The third session focused on the role of the International Financial Institutions (IFIs) as the key institutions of multilateral cooperation, assisting their members through the provision of key public goods.

The International Monetary Fund (IMF) plays a key role in promoting the public good of international financial stability by assisting its members in striking the right balance between financing and adjustment and by encouraging timely policy adjustments and identifying potential risks through its surveillance of members’ policies (issues of key importance in terms of both crisis resolution and crisis prevention). To be effective, however, the Fund must be viewed as legitimate, credible and effective. A key issue here is ensuring that voting quota shares accurately reflect the shifting weight of its members in the global economy.

At the same time, there is a need to complete the institutional arrangements under which the IMF operates to align them with the evolution that has occurred over the past 30 years in global financial markets. As private capital flows have increased in importance, the Fund’s ability to operate under the simple, transparent and incentive-compatible rules of balance of payments adjustment has been impaired. Instead of assisting its members to deal with current account problems, filling balance of payments gaps —thereby providing members time (or breathing space) to smooth the adjustment process — the Fund must now attempt to influence the expectations of a heterogeneous group of private creditors fleeing capital account crises. To do this, the IMF has increasingly operated in a world of discretion, rather than rules, and one in which its traditional policy prescriptions are viewed as both less effective and more intrusive in terms of the fiscal and other adjustment they require.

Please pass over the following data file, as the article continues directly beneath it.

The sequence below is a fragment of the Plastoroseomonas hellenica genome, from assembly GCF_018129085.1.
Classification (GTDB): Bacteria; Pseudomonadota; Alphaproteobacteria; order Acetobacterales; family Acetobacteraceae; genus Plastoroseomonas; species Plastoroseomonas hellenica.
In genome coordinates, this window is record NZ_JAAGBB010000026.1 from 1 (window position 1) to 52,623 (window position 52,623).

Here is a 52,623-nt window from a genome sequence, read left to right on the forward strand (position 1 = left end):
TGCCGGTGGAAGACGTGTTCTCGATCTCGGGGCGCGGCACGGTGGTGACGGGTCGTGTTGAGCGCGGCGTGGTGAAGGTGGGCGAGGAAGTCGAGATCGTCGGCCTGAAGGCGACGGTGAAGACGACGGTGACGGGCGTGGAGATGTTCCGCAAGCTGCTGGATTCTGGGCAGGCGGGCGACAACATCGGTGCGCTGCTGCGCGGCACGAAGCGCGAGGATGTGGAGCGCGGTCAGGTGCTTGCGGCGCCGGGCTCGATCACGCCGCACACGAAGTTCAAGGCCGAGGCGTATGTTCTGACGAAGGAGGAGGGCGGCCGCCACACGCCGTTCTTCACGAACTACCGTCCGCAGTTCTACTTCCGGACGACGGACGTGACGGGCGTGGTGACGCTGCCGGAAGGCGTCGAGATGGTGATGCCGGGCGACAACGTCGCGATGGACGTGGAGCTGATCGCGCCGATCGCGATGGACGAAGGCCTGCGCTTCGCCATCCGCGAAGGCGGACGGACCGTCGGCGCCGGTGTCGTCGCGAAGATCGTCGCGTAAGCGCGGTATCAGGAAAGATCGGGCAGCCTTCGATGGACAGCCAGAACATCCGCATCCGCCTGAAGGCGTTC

Similarly, fundamental governance challenges will have to be overcome at the World Bank if it is to be expanded sufficiently to provide the global public goods that will, increasingly, come to the fore over the coming decades. To assist the international community in dealing with such challenges, the World Bank needs to be considered both credible and effective. The institution must be perceived as accountable to the taxpayers of the members providing capital, particularly in an environment in which major new contributors would dilute the managerial prerogatives exercised by existing large shareholders.

Chair: Tom Bernes, CIGI (confirmed)

Panellists:

  • Amar Bhattacharya, G24 (confirmed)
  • Jack Boorman, International Monetary Fund (retired) (confirmed)
  • Danny Bradlow, University of Pretoria (confirmed)
  • Jo Marie Griesgraber, New Rules for Global Finance Coalition (confirmed)
  • Ngaire Woods, University of Oxford (confirmed)
Program
Over the past five years, the global financial crisis has dominated international policy discussions. This August marks the fifth anniversary of its outbreak. The starting point for the CIGI ’12 conference, then, is the recognition that the legacy of the global financial crisis is felt across a spectrum of issues. These issues span the short-term outlook for global growth, global financial regulation and strengthening the Financial Stability Board (FSB); the challenges of poverty reduction and sustainable development; and the transition in global leadership, as, on the one hand, US economic and strategic leadership is eroded by the legacy of the financial crisis and political gridlock over public finances, while, on the other hand, China and other emerging economies continue their economic and geo-political rise. CIGI ’12 will focus on making concrete policy recommendations to build the global governance arrangements that are needed to respond effectively to the legacy of the crisis.
The opinions expressed in this article/multimedia are those of the author(s) and do not necessarily reflect the views of CIGI or its Board of Directors.